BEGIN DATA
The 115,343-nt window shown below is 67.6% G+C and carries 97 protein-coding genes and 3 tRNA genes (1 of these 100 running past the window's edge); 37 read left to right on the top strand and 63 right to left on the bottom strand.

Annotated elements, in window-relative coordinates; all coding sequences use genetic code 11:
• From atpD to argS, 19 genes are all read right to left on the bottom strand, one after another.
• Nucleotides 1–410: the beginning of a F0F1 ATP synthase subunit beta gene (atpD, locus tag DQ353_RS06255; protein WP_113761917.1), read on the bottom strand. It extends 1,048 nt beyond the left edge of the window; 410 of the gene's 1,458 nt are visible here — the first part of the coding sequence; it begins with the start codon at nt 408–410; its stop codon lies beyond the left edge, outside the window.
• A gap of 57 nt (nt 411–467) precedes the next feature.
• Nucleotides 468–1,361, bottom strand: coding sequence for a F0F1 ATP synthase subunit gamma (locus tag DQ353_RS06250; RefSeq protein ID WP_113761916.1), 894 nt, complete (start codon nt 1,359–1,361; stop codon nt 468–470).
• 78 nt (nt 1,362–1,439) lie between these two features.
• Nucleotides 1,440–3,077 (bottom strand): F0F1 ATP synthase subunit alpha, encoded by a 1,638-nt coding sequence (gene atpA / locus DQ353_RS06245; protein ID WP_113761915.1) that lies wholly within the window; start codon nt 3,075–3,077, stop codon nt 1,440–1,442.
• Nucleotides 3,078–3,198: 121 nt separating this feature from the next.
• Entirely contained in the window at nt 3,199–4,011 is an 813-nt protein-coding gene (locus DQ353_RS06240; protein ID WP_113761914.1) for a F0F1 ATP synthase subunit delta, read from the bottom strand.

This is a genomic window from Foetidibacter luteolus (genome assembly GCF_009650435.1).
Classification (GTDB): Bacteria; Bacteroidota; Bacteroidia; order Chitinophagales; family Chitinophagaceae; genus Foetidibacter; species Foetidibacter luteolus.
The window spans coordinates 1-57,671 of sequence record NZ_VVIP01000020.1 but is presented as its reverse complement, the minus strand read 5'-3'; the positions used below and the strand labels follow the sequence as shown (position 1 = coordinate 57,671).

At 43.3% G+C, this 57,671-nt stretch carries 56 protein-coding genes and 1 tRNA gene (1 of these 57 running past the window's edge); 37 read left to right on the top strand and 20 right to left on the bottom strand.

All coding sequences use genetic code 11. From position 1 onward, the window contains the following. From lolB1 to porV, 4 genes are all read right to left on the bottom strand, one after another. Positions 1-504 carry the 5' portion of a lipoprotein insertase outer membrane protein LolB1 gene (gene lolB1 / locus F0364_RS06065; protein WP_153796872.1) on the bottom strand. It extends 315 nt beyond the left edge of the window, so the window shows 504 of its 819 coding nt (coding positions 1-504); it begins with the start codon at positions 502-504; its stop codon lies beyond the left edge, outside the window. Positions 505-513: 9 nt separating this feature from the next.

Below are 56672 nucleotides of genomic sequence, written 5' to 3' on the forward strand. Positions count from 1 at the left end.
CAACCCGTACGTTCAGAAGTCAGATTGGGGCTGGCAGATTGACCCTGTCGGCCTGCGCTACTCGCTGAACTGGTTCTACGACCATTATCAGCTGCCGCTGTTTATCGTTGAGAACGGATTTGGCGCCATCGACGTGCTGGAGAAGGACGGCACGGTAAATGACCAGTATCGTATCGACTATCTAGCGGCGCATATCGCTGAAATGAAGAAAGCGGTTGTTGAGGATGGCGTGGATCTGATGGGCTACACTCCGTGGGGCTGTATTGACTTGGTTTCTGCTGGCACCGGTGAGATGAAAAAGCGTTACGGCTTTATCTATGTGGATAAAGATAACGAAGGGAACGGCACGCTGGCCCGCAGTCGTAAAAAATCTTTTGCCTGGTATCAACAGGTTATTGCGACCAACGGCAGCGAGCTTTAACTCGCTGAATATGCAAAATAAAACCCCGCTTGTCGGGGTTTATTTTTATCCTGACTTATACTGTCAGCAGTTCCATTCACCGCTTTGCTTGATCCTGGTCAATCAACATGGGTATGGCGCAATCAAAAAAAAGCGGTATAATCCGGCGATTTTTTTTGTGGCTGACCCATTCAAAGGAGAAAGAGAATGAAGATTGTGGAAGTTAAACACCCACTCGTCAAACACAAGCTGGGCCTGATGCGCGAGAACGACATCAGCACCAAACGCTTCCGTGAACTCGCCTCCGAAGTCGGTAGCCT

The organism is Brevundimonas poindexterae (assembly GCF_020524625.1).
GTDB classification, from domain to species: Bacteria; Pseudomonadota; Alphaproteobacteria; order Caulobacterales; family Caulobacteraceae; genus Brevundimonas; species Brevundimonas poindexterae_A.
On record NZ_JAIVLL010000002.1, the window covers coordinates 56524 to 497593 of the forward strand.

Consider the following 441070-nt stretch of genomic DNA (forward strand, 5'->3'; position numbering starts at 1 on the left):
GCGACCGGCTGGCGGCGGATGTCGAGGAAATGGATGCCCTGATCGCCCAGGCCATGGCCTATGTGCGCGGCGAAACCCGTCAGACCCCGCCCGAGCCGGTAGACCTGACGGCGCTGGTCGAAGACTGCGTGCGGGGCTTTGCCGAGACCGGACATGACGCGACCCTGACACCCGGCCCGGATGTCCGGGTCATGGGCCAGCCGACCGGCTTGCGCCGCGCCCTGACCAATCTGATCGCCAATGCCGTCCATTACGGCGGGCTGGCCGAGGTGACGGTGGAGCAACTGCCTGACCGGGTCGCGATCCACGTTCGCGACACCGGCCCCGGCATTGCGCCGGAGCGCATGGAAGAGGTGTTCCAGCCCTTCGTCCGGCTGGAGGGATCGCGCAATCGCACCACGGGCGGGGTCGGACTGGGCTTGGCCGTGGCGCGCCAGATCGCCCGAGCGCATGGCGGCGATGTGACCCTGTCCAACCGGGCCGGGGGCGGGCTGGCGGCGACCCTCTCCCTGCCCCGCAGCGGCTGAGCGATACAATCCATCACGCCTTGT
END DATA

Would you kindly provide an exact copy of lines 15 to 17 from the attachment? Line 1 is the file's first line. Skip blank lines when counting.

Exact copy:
All coding sequences use genetic code 11. From position 1 onward, the window contains the following. From lolB1 to porV, 4 genes are all read right to left on the bottom strand, one after another. Positions 1-504 carry the 5' portion of a lipoprotein insertase outer membrane protein LolB1 gene (gene lolB1 / locus F0364_RS06065; protein WP_153796872.1) on the bottom strand. It extends 315 nt beyond the left edge of the window, so the window shows 504 of its 819 coding nt (coding positions 1-504); it begins with the start codon at positions 502-504; its stop codon lies beyond the left edge, outside the window. Positions 505-513: 9 nt separating this feature from the next.

Below are 56672 nucleotides of genomic sequence, written 5' to 3' on the forward strand. Positions count from 1 at the left end.
CAACCCGTACGTTCAGAAGTCAGATTGGGGCTGGCAGATTGACCCTGTCGGCCTGCGCTACTCGCTGAACTGGTTCTACGACCATTATCAGCTGCCGCTGTTTATCGTTGAGAACGGATTTGGCGCCATCGACGTGCTGGAGAAGGACGGCACGGTAAATGACCAGTATCGTATCGACTATCTAGCGGCGCATATCGCTGAAATGAAGAAAGCGGTTGTTGAGGATGGCGTGGATCTGATGGGCTACACTCCGTGGGGCTGTATTGACTTGGTTTCTGCTGGCACCGGTGAGATGAAAAAGCGTTACGGCTTTATCTATGTGGATAAAGATAACGAAGGGAACGGCACGCTGGCCCGCAGTCGTAAAAAATCTTTTGCCTGGTATCAACAGGTTATTGCGACCAACGGCAGCGAGCTTTAACTCGCTGAATATGCAAAATAAAACCCCGCTTGTCGGGGTTTATTTTTATCCTGACTTATACTGTCAGCAGTTCCATTCACCGCTTTGCTTGATCCTGGTCAATCAACATGGGTATGGCGCAATCAAAAAAAAGCGGTATAATCCGGCGATTTTTTTTGTGGCTGACCCATTCAAAGGAGAAAGAGAATGAAGATTGTGGAAGTTAAACACCCACTCGTCAAACACAAGCTGGGCCTGATGCGCGAGAACGACATCAGCACCAAACGCTTCCGTGAACTCGCCTCCGAAGTCGGTAGCCT